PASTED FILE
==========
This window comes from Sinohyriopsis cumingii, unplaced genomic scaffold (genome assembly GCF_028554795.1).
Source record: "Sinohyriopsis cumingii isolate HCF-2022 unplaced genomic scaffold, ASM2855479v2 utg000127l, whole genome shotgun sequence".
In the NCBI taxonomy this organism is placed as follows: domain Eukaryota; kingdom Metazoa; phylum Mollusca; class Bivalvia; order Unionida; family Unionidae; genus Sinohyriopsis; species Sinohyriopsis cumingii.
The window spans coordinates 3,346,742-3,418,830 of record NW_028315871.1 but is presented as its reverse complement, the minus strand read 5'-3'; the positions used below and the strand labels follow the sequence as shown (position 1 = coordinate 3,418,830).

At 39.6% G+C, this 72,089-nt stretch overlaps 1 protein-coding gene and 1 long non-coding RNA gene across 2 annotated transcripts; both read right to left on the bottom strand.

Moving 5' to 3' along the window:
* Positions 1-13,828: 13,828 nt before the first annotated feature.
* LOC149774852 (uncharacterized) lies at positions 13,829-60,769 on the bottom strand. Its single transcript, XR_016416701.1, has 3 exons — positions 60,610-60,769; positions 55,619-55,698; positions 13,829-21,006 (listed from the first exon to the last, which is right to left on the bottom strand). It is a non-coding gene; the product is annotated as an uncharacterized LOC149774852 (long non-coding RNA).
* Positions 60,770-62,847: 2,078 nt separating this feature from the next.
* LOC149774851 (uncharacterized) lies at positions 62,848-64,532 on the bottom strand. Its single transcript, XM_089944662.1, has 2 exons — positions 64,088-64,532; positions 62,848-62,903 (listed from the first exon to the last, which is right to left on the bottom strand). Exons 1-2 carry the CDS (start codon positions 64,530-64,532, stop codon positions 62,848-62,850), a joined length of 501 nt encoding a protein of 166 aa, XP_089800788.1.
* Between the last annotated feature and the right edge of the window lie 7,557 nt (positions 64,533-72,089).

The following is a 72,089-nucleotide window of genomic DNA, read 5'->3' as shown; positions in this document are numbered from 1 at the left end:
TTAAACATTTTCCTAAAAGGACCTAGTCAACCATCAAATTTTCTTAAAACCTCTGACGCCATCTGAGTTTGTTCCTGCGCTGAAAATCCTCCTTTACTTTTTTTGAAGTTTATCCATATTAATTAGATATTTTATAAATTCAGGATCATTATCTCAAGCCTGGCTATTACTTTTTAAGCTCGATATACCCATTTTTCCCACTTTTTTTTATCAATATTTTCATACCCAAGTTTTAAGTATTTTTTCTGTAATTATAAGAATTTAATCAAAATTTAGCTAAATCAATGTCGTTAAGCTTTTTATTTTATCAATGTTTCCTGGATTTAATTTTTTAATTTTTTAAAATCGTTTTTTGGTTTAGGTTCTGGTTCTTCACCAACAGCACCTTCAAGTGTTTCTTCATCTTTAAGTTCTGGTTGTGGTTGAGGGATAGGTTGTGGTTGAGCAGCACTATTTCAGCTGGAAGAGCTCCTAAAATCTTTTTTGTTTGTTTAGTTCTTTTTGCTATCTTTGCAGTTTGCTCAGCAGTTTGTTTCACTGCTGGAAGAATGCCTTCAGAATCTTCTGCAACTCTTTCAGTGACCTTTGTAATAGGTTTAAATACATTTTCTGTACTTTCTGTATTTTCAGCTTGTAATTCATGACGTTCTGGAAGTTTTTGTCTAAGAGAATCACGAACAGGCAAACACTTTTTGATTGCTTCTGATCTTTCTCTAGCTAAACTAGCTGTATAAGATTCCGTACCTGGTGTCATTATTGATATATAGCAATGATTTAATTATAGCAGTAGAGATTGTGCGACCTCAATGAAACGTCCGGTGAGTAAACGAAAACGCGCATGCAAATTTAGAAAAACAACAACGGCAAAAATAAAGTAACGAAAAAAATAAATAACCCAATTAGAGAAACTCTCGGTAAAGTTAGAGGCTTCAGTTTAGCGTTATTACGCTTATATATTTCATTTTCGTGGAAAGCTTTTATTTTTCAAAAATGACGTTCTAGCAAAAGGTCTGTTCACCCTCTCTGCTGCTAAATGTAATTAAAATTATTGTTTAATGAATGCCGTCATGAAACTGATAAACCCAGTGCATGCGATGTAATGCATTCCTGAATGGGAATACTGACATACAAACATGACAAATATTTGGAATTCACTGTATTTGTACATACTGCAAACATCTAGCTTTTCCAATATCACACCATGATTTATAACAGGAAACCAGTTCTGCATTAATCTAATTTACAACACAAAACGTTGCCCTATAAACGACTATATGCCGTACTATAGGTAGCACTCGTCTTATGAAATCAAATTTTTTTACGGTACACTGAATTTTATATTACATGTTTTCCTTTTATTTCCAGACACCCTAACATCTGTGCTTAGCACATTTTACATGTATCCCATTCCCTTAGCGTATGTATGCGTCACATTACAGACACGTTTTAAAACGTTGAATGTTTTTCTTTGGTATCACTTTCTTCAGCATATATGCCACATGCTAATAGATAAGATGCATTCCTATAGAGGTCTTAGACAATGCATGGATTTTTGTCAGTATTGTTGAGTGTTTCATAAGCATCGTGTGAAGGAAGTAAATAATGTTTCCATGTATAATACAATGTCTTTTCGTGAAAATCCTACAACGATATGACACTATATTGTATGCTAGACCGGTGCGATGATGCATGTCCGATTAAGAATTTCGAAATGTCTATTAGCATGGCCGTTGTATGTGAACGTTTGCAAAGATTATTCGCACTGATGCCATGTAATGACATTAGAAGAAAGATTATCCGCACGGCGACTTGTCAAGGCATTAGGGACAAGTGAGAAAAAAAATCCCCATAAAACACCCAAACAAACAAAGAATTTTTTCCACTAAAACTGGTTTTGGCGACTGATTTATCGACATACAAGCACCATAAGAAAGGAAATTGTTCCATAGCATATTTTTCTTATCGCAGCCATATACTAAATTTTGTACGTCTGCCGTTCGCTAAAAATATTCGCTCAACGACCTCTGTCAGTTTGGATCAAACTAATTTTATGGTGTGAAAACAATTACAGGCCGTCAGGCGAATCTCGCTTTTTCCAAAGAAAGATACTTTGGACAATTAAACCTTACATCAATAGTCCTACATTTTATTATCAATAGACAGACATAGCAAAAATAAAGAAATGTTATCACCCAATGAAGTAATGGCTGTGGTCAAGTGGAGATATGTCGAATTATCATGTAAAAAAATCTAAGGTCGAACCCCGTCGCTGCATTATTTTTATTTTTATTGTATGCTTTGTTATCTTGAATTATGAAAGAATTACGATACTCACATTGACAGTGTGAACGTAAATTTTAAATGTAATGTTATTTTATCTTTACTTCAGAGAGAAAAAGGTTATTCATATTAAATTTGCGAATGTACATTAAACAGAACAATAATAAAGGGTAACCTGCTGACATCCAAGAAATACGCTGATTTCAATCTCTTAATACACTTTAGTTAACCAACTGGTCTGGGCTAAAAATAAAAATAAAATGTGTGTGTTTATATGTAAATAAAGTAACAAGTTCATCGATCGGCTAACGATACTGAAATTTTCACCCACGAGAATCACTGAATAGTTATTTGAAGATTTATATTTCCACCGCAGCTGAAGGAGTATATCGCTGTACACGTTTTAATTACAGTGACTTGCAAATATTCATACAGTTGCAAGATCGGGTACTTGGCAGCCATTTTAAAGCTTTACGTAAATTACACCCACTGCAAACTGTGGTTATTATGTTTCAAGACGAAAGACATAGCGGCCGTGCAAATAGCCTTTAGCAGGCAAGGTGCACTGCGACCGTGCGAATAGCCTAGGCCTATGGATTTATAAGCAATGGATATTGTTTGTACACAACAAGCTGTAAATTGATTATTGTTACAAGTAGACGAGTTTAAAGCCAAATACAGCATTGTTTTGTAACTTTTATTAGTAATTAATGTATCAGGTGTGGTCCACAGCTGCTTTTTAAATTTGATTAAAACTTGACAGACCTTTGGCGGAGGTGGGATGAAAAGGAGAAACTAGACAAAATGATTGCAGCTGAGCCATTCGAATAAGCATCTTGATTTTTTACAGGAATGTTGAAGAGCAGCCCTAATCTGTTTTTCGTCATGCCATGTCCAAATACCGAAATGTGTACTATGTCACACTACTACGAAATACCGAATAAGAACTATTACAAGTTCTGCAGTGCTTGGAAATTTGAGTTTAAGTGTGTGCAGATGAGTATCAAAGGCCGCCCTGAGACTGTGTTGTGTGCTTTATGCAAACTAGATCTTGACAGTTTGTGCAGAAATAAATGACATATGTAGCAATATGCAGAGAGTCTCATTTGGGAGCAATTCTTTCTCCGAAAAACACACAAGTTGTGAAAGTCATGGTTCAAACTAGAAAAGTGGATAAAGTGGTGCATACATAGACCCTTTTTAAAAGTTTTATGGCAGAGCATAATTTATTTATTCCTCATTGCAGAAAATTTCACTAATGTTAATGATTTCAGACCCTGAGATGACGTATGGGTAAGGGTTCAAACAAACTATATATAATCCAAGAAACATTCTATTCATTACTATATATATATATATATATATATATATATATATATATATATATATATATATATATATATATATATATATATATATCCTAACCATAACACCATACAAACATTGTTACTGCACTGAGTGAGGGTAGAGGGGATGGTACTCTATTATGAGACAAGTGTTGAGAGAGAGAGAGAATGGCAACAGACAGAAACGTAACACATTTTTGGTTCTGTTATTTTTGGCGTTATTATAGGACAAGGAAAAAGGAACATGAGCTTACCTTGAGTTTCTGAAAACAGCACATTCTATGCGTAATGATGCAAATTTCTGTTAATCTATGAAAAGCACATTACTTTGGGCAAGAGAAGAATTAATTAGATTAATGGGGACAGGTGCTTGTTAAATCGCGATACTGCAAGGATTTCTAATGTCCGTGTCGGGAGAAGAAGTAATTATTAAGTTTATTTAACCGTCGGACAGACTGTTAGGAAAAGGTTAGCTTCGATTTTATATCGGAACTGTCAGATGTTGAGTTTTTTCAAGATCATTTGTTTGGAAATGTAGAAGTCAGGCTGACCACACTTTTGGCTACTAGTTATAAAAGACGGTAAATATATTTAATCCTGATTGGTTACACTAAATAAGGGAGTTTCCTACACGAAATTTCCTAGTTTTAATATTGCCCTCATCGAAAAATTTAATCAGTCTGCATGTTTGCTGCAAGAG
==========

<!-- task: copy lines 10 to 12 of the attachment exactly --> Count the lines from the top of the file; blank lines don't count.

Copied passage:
* LOC149774851 (uncharacterized) lies at positions 62,848-64,532 on the bottom strand. Its single transcript, XM_089944662.1, has 2 exons — positions 64,088-64,532; positions 62,848-62,903 (listed from the first exon to the last, which is right to left on the bottom strand). Exons 1-2 carry the CDS (start codon positions 64,530-64,532, stop codon positions 62,848-62,850), a joined length of 501 nt encoding a protein of 166 aa, XP_089800788.1.
* Between the last annotated feature and the right edge of the window lie 7,557 nt (positions 64,533-72,089).

The following is a 72,089-nucleotide window of genomic DNA, read 5'->3' as shown; positions in this document are numbered from 1 at the left end: